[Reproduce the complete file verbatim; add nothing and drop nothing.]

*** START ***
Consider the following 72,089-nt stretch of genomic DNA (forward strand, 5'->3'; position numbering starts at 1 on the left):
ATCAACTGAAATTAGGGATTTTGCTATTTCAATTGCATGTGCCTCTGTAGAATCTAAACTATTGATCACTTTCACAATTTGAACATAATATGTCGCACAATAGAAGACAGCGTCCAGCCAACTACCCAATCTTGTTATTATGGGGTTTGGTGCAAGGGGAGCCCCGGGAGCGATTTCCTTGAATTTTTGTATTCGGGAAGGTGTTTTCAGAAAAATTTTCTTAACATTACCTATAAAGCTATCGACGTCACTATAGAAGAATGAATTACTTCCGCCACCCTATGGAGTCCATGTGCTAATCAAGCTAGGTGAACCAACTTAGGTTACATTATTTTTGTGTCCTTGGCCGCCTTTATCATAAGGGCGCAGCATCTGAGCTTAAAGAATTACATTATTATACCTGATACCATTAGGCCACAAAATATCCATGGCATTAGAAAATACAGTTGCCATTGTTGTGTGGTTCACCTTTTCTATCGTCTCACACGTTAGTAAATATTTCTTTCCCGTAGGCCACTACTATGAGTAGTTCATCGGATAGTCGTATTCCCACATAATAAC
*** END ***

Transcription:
Consider the following 72,089-nt stretch of genomic DNA (forward strand, 5'->3'; position numbering starts at 1 on the left):
ATCAACTGAAATTAGGGATTTTGCTATTTCAATTGCATGTGCCTCTGTAGAATCTAAACTATTGATCACTTTCACAATTTGAACATAATATGTCGCACAATAGAAGACAGCGTCCAGCCAACTACCCAATCTTGTTATTATGGGGTTTGGTGCAAGGGGAGCCCCGGGAGCGATTTCCTTGAATTTTTGTATTCGGGAAGGTGTTTTCAGAAAAATTTTCTTAACATTACCTATAAAGCTATCGACGTCACTATAGAAGAATGAATTACTTCCGCCACCCTATGGAGTCCATGTGCTAATCAAGCTAGGTGAACCAACTTAGGTTACATTATTTTTGTGTCCTTGGCCGCCTTTATCATAAGGGCGCAGCATCTGAGCTTAAAGAATTACATTATTATACCTGATACCATTAGGCCACAAAATATCCATGGCATTAGAAAATACAGTTGCCATTGTTGTGTGGTTCACCTTTTCTATCGTCTCACACGTTAGTAAATATTTCTTTCCCGTAGGCCACTACTATGAGTAGTTCATCGGATAGTCGTATTCCCACATAATAAC